A home Tour de France stage win – but not in France

Boardman

A stage win in the Tour de France can make a rider’s career. It will boost their salary, increase their marketability and make them a more wanted man. A stage win in the Tour de France achieved by a Frenchman is on another level again. When Thomas Voeckler or Pierre Rolland win a stage of the Tour, almost the entire edition of L’Équipe the following day is written in homage to their victory. A win in France, in the Tour de France, by a man from France is something very special indeed.

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Beware the wounded Schleck

WoundedSchleck

Which rider won the Tour de France in a year in which he did not even take part in the race?

The answer, unsurprisingly, involves a disqualification and a subsequent default winner. The answer is also going through the worst year in his career thus far as a cyclist. The answer is Andy Schleck.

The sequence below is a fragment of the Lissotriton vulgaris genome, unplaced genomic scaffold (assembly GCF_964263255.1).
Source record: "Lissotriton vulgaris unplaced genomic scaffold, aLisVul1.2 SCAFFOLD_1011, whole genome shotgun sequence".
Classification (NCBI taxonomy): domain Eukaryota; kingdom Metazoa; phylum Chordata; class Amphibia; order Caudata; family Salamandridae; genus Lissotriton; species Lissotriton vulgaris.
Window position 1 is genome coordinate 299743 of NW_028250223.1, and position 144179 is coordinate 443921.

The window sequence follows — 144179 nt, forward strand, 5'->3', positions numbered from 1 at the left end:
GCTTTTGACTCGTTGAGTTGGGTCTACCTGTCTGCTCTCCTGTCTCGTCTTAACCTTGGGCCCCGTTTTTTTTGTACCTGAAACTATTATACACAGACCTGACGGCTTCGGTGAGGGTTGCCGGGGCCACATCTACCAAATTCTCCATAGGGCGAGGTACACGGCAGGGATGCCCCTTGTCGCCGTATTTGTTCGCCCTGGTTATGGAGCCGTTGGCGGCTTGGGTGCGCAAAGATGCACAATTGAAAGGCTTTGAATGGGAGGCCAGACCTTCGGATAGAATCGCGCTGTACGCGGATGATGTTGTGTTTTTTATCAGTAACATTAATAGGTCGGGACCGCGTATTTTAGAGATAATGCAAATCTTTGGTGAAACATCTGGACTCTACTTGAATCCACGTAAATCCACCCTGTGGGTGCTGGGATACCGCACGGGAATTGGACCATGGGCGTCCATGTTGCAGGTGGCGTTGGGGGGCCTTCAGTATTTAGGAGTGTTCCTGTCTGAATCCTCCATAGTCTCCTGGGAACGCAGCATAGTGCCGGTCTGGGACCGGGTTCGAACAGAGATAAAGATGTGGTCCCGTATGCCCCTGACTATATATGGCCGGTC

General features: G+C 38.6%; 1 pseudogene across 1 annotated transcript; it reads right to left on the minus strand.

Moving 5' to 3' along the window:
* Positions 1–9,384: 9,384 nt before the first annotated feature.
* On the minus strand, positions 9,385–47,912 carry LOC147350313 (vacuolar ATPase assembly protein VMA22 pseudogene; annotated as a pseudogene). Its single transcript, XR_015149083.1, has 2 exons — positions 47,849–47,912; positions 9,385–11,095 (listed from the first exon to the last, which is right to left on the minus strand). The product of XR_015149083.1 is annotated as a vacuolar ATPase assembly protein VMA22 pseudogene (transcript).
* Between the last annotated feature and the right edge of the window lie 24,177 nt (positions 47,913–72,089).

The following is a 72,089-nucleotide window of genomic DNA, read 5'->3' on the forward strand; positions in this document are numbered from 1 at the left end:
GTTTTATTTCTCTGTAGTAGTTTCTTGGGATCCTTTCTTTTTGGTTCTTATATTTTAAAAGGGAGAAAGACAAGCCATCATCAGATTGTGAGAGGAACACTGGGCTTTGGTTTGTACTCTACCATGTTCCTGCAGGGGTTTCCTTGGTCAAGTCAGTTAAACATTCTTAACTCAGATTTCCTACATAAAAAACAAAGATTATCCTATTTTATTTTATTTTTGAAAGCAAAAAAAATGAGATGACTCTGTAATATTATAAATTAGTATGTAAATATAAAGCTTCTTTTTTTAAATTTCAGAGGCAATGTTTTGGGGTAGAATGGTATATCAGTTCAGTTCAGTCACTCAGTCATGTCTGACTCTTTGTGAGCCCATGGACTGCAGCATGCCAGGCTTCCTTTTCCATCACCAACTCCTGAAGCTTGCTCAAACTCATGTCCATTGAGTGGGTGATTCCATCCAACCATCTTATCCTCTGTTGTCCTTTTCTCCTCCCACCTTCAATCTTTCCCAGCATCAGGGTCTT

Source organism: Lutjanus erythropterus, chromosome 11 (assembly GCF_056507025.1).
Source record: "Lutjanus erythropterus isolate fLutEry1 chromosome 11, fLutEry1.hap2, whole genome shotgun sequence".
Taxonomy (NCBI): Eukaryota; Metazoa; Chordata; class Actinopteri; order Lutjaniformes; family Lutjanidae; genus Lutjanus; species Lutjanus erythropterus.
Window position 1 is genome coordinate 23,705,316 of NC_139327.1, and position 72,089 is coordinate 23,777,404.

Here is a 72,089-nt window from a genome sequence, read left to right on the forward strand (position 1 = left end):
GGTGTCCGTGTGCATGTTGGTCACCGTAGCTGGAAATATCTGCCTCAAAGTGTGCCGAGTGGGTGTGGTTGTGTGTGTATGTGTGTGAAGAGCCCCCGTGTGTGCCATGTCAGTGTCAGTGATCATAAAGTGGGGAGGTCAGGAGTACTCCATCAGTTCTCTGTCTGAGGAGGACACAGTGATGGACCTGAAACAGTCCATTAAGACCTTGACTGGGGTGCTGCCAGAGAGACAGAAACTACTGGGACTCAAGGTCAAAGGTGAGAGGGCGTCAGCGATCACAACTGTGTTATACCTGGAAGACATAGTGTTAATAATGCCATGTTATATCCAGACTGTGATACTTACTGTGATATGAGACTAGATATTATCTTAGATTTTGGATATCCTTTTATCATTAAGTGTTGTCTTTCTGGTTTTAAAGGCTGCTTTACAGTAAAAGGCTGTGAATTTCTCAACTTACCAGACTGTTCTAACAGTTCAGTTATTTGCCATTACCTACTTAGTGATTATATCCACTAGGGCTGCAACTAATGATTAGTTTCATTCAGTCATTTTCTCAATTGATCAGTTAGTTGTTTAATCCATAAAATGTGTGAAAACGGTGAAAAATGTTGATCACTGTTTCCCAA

Earlier this year, Alberto Contador was banned and stripped of several victories including the 2010 Tour de France in which Schleck finished second. As such, in May of this year, Schleck was officially awarded the yellow jersey as winner of the 2010 Tour. So far this has been his only victory this year.

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Sean Kelly’s bitter sweet yellow jersey

Sean Kelly won the green jersey four times and held the green jersey for a total of 67 stages, but in the battle for the overall classification at the Tour de France he only ever wore the yellow jersey once.

Kelly got his hands on the jersey after Stage 9 of the 1983 Tour which took the riders from Bordeaux to Pau. Before the stage, thanks to a strong opening prologue and a sixth place finish in the 58.5km time trial on Stage 6, Kelly found himself in second place overall, just 25 seconds behind the first ever Danish rider to wear the yellow jersey, Kim Andersen.

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